5. Sorry if I’ve missed a boat, but isn’t both a dual-ish* pronoun/adjective in English?
    “Both were drunk, embracing and singing happily.”
    “Both men enjoyed the flash of white teeth in a bronzed face.”
    * You couldn’t say “Both men were drunk and both embraced” if you meant they embraced each other, could you? But you could say “Both men were drunk and they embraced”.

  6. While it is true that dual is not a part of today’s Greek, you can still hear or read it quite often in the common expression “δυοίν κακοίν προκειμένοιν το μη χείρον βέλτιστον” (“of two bads, the less worse is the best”; sorry for the lousy translation and the monotonic).

  7. The words for the old dual form still exist in Icelandic (New Old Norse? :p) although it’s no longer used as such. Once it was við/vér þið/þér (1st and 2nd person dual/plural respectively). Now við and þið have taken over as the plurals, and vér and þér are simply (extremely) formal equivalents. You’d hardly ever hear it anymore, might see it in writing, and usually only as an exaggerated formality for humourous effect. And rarely used correctly (can be used for two or more, just like við and þið).
    Apparently Sami has not only dual pronouns, but also dual verb forms. Don’t have any examples of this though. Anyone?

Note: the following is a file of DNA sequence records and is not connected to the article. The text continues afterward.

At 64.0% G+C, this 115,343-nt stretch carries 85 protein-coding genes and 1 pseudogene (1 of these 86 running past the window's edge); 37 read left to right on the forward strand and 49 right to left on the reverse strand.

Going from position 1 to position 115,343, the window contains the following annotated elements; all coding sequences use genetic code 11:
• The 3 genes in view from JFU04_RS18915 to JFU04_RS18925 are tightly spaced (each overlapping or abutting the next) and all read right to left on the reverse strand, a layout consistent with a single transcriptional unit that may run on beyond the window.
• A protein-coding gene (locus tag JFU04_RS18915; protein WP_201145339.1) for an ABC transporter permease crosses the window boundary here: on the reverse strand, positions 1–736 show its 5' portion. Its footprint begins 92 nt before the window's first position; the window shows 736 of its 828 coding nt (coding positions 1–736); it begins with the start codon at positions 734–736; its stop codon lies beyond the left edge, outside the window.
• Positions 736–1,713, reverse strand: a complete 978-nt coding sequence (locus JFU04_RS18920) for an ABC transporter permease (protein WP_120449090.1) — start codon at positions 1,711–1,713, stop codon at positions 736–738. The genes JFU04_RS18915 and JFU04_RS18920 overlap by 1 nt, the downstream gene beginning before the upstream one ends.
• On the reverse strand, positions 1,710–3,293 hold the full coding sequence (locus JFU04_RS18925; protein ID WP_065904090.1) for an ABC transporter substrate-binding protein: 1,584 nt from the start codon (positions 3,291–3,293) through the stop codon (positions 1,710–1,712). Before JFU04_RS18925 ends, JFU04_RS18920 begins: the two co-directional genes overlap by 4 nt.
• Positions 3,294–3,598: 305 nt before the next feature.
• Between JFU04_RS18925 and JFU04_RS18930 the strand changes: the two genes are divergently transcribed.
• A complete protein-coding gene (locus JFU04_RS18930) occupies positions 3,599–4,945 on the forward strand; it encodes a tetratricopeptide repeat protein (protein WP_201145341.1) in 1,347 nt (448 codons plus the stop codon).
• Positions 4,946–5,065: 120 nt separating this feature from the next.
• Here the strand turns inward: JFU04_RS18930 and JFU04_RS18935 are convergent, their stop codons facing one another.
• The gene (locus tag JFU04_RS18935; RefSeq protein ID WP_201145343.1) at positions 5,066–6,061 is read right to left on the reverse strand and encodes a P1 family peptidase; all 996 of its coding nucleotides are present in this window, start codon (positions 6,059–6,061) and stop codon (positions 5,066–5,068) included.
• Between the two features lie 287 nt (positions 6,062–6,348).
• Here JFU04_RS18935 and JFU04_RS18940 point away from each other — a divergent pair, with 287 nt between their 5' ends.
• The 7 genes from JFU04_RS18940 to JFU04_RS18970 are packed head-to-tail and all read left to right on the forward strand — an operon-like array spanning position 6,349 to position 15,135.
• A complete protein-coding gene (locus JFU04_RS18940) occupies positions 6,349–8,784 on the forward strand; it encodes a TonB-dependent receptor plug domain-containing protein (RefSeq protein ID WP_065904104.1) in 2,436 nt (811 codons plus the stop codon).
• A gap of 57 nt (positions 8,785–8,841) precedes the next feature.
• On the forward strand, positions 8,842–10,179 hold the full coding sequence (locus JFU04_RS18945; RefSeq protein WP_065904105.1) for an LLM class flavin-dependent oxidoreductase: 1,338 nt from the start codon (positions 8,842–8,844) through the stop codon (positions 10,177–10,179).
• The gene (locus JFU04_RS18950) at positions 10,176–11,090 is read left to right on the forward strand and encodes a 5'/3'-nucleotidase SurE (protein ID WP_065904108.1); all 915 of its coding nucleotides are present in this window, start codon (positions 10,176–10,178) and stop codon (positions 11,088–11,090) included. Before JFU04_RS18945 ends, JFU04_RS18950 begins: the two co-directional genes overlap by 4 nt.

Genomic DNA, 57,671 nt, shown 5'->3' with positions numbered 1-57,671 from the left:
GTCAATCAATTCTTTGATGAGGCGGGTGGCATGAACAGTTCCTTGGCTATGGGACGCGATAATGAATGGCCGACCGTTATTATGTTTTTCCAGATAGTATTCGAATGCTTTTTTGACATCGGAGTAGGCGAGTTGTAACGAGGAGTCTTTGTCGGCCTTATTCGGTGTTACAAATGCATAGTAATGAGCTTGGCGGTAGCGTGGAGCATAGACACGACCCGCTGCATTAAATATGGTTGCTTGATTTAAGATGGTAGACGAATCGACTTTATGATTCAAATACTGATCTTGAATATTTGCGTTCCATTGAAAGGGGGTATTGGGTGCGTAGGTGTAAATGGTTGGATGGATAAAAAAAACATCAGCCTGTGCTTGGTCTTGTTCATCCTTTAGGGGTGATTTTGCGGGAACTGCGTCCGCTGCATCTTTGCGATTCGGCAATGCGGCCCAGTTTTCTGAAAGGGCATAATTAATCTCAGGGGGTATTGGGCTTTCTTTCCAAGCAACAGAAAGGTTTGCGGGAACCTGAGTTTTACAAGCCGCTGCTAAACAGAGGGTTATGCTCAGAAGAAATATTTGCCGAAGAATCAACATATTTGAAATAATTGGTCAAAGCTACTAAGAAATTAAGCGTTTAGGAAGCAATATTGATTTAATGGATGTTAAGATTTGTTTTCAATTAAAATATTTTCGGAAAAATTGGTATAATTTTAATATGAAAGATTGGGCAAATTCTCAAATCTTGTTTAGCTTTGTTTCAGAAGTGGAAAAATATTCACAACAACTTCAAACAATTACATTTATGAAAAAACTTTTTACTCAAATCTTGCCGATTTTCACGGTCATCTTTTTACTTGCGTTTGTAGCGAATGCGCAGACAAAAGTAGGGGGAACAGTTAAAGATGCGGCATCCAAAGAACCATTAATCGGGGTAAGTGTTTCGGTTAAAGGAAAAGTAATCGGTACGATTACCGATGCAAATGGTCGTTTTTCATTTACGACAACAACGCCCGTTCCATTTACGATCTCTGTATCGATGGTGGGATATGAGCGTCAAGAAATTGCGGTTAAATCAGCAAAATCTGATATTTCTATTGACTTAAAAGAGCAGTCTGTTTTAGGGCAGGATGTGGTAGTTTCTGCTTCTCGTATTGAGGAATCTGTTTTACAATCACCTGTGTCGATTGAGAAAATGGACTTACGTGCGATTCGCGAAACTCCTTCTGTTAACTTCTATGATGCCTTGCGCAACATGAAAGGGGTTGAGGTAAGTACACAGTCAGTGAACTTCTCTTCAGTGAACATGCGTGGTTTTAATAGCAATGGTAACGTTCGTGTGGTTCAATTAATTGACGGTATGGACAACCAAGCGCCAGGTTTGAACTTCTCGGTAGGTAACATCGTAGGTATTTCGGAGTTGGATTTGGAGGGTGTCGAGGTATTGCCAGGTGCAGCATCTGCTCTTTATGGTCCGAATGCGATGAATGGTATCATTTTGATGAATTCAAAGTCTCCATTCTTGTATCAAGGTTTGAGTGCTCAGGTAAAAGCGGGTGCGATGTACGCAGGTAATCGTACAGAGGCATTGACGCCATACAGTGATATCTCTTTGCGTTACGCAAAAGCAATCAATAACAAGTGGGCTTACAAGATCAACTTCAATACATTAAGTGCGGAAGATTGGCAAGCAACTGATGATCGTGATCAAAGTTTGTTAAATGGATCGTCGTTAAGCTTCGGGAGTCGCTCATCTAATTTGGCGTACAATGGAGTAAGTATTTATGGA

8. “look, a dual – good thing I memorized that in the introductory course”
    You have expressed my case exactly.
    And of course duals that are no longer duals, though fascinating in their own right, shed no light here. (And PF, I’m afraid “dual-ish” doesn’t cut it — gotta be a separate morphological category.)

  9. aldiboronti says:

    Apparently Maori has them too, lh.
    ” The singular pronouns are au “I” (also ahau), koe “you”, and ia “he, she”. The dual pronouns are täua “you and I”, mäua “he/she and I”, körua “you two”, räua “they too”. The plural pronouns are tätou “several of us, including you”, mätou “several of us, but not you”, koutou “you: all of you”, rätou “they: all of them” ”
    http://www2.auckland.ac.nz/maori/jhmrc/dictionary/Word_Classes.htm

  10. Aha! Now all we need to do is ask a Maori whether they’re automatically used in all two-item situations or imply some form of closeness.

  11. Anthony Hope says: